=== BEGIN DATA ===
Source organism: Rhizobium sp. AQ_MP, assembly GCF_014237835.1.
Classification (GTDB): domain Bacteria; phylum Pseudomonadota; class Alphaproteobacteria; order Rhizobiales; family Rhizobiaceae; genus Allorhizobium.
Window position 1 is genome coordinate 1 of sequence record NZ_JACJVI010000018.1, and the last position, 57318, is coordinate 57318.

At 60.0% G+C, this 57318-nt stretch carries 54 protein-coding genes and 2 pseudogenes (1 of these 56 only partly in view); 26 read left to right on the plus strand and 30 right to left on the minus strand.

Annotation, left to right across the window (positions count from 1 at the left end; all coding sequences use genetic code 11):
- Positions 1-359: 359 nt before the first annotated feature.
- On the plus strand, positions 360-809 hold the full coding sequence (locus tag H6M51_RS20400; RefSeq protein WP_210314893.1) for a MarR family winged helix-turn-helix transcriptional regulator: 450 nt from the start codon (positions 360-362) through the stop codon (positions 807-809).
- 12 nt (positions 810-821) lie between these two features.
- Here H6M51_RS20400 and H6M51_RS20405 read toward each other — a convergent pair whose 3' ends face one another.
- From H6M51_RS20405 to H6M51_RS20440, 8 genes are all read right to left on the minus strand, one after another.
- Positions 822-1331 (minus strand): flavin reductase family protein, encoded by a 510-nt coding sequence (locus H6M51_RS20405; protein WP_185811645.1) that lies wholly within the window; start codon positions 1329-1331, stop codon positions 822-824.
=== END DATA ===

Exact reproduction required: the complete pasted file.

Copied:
Source organism: Rhizobium sp. AQ_MP, assembly GCF_014237835.1.
Classification (GTDB): domain Bacteria; phylum Pseudomonadota; class Alphaproteobacteria; order Rhizobiales; family Rhizobiaceae; genus Allorhizobium.
Window position 1 is genome coordinate 1 of sequence record NZ_JACJVI010000018.1, and the last position, 57318, is coordinate 57318.

At 60.0% G+C, this 57318-nt stretch carries 54 protein-coding genes and 2 pseudogenes (1 of these 56 only partly in view); 26 read left to right on the plus strand and 30 right to left on the minus strand.

Annotation, left to right across the window (positions count from 1 at the left end; all coding sequences use genetic code 11):
- Positions 1-359: 359 nt before the first annotated feature.
- On the plus strand, positions 360-809 hold the full coding sequence (locus tag H6M51_RS20400; RefSeq protein WP_210314893.1) for a MarR family winged helix-turn-helix transcriptional regulator: 450 nt from the start codon (positions 360-362) through the stop codon (positions 807-809).
- 12 nt (positions 810-821) lie between these two features.
- Here H6M51_RS20400 and H6M51_RS20405 read toward each other — a convergent pair whose 3' ends face one another.
- From H6M51_RS20405 to H6M51_RS20440, 8 genes are all read right to left on the minus strand, one after another.
- Positions 822-1331 (minus strand): flavin reductase family protein, encoded by a 510-nt coding sequence (locus H6M51_RS20405; protein WP_185811645.1) that lies wholly within the window; start codon positions 1329-1331, stop codon positions 822-824.